EXCLUSIVE: Swinney: Tigers Must Improve to have Special Season
CLEMSON, SC - It would have been awfully easy for the Clemson football team to still be basking in the afterglow of Saturday's massive victory over Georgia come Tuesday, when head coach Dabo Swinney held his news conference to preview this week's game against South Carolina State.
While Swinney was at the podium, the latest Associated Press poll was released and showed the Tigers had jumped from No. 8 to No. 4 - their highest ranking since 1988 - by virtue of their 38-35 win over the then-No. 5 Bulldogs.
Clemson actually received a first-place vote in Tuesday's AP poll for the first time since the preseason of 1991, as it was one of only three teams in the nation that received first-place votes: Alabama, Ohio State and the Tigers (albeit with the Crimson Tide nabbing 58 of the 60 total).
Of course, many of the questions Tuesday dealt with how the Tigers would come back to Earth after beating the powerhouse Bulldogs of the SEC and avoid a letdown against the in-state Bulldogs of the FCS.
But for Swinney, the goal for Saturday's game at Memorial Stadium (12:30 PM, RSN) isn't for his team to be as good as it was against Georgia. The goal is to be even better.
"We are much, much, much better this year than we were this time last year," he said. "That team last year was pretty good now. They won 11 games and did some great things. But here's the deal: That team got better and better and better all through the year. So the challenge to this year's team is - will you improve? Will you stay focused? Will you stay committed to our standard and our formula? If this team will do that, then we've got a chance to have a special year."
Senior quarterback Tajh Boyd finished the opener 18-of-30 for 270 yards and three touchdowns passing and also ran for two scores. Those numbers were enough to grab the top spot in the first HeismanPundit.com Heisman Straw Poll of the season released Tuesday.
But Boyd's receivers dropped a number of crucial passes, and Swinney said Boyd himself was to blame for poor offensive tempo at times because he often didn't move from one play to the next with enough urgency.
"One of the things I pride myself on is being teachable," Boyd said. "Whatever it takes to get better as far as going faster with the tempo, I'm going to do. It makes it hard when you've got guys like Rod (McDowell) making moves like that in the backfield. I was spectating at that point."
On the opposite side of the football, a perfect microcosm of the Tigers' desire to continue improving after a stellar performance lies with linebacker Spencer Shuey.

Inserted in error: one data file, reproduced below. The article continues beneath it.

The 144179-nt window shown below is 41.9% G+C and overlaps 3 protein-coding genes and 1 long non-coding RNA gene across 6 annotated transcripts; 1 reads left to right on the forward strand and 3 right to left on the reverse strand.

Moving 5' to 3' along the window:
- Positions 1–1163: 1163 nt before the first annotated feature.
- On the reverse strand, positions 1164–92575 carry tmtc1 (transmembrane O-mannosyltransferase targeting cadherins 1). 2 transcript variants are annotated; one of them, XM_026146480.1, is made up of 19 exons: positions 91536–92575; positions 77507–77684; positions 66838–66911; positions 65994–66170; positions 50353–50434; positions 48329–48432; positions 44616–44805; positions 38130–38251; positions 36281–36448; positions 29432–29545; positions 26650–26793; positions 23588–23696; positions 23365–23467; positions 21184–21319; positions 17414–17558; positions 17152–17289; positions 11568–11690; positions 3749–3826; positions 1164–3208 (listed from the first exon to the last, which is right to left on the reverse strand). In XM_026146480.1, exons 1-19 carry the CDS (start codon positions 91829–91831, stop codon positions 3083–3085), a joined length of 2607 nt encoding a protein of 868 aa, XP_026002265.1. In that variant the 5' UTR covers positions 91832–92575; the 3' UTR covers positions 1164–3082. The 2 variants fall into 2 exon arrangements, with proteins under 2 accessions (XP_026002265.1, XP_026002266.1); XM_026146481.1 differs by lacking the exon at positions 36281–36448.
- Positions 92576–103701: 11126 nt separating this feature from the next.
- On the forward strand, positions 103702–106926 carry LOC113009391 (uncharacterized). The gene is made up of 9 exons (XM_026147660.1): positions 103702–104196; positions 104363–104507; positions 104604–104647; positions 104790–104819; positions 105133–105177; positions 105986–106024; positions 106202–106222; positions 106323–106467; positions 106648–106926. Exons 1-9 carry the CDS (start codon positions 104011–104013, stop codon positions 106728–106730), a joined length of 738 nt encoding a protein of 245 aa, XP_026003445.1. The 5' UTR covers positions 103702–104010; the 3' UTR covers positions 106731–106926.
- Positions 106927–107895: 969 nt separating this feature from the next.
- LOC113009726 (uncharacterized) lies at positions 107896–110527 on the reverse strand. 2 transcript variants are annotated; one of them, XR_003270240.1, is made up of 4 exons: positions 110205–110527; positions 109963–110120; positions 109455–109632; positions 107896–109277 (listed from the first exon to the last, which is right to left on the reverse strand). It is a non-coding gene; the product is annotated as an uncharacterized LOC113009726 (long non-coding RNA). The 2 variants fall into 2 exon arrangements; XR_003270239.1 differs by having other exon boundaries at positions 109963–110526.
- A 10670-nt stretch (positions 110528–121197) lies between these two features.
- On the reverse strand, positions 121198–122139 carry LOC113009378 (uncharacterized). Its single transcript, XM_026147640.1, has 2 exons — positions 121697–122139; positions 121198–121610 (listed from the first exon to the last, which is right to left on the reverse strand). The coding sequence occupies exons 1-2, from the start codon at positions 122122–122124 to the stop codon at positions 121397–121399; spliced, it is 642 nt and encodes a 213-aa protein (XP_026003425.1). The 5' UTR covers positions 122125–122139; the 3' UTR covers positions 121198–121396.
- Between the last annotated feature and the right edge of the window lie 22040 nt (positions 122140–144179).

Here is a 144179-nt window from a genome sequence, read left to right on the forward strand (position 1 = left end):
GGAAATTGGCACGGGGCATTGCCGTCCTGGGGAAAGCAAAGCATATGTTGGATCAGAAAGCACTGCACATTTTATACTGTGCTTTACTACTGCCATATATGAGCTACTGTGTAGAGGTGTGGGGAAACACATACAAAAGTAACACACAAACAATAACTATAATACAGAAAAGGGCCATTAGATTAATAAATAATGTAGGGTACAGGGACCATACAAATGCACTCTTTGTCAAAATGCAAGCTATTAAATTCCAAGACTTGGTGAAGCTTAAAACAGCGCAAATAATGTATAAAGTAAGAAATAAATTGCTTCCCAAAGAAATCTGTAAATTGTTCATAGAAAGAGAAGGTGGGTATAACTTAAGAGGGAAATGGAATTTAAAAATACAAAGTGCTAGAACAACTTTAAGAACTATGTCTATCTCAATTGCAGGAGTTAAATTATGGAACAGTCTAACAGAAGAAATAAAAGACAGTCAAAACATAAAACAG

The senior was named ACC Linebacker of the Week on Tuesday after he recorded a team-high 18 tackles and recovered a key fumble that led to a Clemson touchdown.
But Shuey also admitted he was to blame for the Bulldogs' biggest offensive play of the game - Toddy Gurley's 75-yard jaunt for a first-quarter touchdown - and needed to learn from that mistake.
"I definitely take responsibility for that long touchdown," Shuey said. "I just got a little wide and a little flat-footed, and just got kicked-out by the fullback. It was definitely my play to make."
"I think the great teams learn from even the games that they win," Shuey said. "You've just got to go back and always strive to get better, and always try to critique everything you do."
Clemson's defense allowed 545 yards and five touchdowns to Georgia's high-powered offense, but was largely responsible for turning the momentum of the game by holding the Bulldogs without a first down for six straight possessions across the halftime interval.
With that game representing the start of his second season as the Tigers' defensive coordinator, Brent Venables was pleased with the play of his unit, particularly as compared to its first game last season.
"The zone play a year ago was like a trick play," Venables joked. "When you're not sound that way, it's hard to put everything else together. (Georgia) popped a couple runs, and they are pretty good up front and with their running backs. So we certainly weren't error-free by any notion, but we have a lot better gap integrity, a lot more discipline, a lot more aggression, and we're certainly a lot more physical than we were a year ago in the opener."
Clemson will face South Carolina State for the first time since 2008, when James Davis ran for three first-half touchdowns in a 54-0 romp, which also represents Clemson's most recent defensive shutout.
Ironically, the Tigers entered that 2008 season with similar preseason hype to this year's team, as they were ranked No. 9 going into their opener against Alabama.
Of course, that game didn't go well for Clemson, and it came into the meeting with SC State three weeks later with a drastically different feeling surrounding the program than it has now.
"We're a long way from where we were at that point," Swinney said. "It's been four years of building a foundation, and I think we have a foundation in place to sustain some success.
"Two years ago, I made a comment that I didn't know how the season was going to go, but I felt like we were built to make a run from a personnel standpoint. And I think that we're kind of in the middle of that.
"I think that we've got a very talented team, and I know that a lot of people may hope that Clemson goes away or fails - and we very well could lose a game. And if losing a game is 'pulling a Clemson' then there are a lot of people pulling a Clemson out there. But I think we have a good foundation in place now that hopefully will breed some consistent success for this program for a long time to come."